Ovarian, Fallopian Tube, and Peritoneal Cancer: Symptoms and Signs

Approved by the Cancer.Net Editorial Board, 05/2020

ON THIS PAGE: You will find out more about body changes and other things that can signal a problem that may need medical care. Use the menu to see other pages.

Ovarian/fallopian tube cancer can be hard to find in its earliest stages. That’s because the symptoms are often vague until these diseases are advanced. However, early-stage ovarian/fallopian tube cancer versus advanced-stage ovarian/fallopian tube cancer is not just a factor of delayed diagnosis but also of biology. Most stage I ovarian/fallopian tube cancers are clear cell, endometrioid, and mucinous with only a small percent being high-grade serous cancers (HGSC). Most advanced-stage ovarian cancers, however, are HGSC.

It is rare for women with ovarian/fallopian tube cancer to not have any symptoms. However, it’s also important to note that these symptoms are not specific to ovarian/fallopian tube cancer and may be caused by a different medical condition that is not cancer. Often symptoms between early- and late-stage ovarian cancer will be similar.

Symptoms for ovarian/fallopian tube cancer may include:

  • Abdominal bloating

  • Pelvic or abdominal pain

  • Difficulty eating or feeling full quickly

  • Urinary symptoms, such as urgency or frequency

  • Fatigue

  • Upset stomach

  • Indigestion

  • Back pain

  • Pain with intercourse

  • Constipation

  • Menstrual irregularities

  • Swelling in the pelvis or abdomen

  • Vaginal discharge, which may be clear, white, or tinged with blood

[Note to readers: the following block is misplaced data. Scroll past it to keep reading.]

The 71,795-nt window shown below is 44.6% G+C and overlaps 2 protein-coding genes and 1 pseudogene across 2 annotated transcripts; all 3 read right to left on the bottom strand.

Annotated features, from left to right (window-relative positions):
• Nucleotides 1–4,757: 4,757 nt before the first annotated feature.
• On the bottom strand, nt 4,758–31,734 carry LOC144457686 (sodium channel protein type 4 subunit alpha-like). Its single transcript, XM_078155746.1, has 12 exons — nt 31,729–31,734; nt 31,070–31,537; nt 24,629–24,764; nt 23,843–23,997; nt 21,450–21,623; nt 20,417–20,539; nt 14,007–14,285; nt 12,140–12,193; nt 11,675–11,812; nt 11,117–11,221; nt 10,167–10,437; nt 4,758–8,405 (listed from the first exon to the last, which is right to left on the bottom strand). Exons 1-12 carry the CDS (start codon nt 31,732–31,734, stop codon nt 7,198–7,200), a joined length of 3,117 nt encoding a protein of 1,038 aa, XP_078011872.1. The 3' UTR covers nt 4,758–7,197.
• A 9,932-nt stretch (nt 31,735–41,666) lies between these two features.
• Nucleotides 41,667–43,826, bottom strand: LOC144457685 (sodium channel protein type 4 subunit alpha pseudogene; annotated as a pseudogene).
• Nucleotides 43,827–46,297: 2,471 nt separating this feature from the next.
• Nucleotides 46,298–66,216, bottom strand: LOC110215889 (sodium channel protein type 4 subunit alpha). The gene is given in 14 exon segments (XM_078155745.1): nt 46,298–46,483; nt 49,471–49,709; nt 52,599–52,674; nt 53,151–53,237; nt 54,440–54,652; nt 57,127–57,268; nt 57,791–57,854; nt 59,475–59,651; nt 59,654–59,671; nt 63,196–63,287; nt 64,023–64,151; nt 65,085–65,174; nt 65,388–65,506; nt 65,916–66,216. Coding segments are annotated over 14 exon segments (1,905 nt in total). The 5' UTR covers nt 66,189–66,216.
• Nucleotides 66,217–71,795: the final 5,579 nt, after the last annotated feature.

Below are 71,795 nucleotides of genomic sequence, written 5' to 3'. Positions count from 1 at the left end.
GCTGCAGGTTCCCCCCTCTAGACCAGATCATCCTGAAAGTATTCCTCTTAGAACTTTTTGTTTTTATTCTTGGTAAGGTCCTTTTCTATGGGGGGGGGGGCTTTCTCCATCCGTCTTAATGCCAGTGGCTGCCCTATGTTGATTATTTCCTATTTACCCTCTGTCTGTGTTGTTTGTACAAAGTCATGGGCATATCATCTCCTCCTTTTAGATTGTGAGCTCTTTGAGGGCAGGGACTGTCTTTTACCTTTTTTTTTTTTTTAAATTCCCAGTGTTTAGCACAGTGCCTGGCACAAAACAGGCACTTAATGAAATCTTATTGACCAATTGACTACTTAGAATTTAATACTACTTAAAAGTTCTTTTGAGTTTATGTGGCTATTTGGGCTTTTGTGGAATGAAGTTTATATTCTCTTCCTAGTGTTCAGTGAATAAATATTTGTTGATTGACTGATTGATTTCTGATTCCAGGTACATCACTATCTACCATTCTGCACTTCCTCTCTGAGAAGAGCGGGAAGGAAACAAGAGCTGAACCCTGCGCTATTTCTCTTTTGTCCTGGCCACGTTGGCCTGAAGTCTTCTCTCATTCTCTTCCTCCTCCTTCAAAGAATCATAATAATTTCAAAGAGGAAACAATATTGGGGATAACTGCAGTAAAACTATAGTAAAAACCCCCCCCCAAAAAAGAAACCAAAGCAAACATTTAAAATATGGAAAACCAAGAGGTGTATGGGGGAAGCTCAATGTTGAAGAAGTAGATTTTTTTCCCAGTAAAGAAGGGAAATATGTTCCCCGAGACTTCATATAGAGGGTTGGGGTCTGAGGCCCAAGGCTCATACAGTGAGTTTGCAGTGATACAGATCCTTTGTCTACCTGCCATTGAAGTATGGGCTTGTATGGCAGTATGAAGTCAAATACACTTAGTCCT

For many women, these symptoms can be caused by reasons not related to ovarian cancer and can occur often. However, it is important for women to acknowledge these symptoms if they begin and are different from what is normal for their bodies. Women who have any of the symptoms listed above every day for more than a few weeks should see their primary care doctor or a gynecologist. A gynecologist is a doctor who specializes in treating diseases of the female reproductive organs. Early medical evaluation may help find cancer at the earliest possible stage of the disease, when it is easier to treat successfully.

Your doctor will ask how long and how often you’ve been experiencing the symptom(s), in addition to other questions. This is to help figure out the cause of the problem, called a diagnosis.

If the doctor diagnoses cancer, relieving symptoms remains an important part of cancer care and treatment. This may be called palliative care or supportive care. It is often started soon after diagnosis and is continued throughout treatment. Be sure to talk with your health care team about the symptoms you experience, including any new symptoms or a change in symptoms.

The next section in this guide is Diagnosis. It explains what tests may be needed to learn more about the cause of the symptoms. Use the menu to choose a different section to read in this guide.